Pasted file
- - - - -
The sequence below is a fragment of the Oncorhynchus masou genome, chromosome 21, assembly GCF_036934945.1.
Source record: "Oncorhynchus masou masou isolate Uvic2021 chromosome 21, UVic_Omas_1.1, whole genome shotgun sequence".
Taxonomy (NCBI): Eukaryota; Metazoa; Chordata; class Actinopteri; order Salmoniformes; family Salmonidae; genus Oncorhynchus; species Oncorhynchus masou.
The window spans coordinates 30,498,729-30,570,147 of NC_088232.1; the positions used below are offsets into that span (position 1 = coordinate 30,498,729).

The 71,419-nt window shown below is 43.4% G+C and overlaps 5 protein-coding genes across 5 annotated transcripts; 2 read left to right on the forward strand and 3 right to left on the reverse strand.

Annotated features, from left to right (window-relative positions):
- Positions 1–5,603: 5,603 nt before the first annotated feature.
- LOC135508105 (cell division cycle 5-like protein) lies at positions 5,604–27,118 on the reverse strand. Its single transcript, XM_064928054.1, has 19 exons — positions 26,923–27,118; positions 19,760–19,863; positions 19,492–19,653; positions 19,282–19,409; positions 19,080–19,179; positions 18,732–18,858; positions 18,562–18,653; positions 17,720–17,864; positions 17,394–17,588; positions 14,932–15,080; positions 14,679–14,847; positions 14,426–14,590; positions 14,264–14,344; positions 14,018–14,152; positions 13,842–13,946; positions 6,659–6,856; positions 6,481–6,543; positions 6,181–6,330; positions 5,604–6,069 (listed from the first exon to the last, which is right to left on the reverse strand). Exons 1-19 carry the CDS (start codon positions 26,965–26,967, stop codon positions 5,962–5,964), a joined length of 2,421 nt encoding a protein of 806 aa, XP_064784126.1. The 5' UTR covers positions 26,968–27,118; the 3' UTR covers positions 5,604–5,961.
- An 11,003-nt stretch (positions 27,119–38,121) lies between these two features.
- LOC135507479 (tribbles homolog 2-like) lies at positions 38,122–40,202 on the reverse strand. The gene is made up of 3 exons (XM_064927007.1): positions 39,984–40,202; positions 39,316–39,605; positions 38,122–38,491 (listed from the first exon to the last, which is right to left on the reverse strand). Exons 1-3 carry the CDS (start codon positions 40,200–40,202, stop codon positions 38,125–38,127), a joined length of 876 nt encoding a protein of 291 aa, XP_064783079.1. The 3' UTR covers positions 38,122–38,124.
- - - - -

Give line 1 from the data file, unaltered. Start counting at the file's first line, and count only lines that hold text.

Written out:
The sequence below is a fragment of the Oncorhynchus masou genome, chromosome 21, assembly GCF_036934945.1.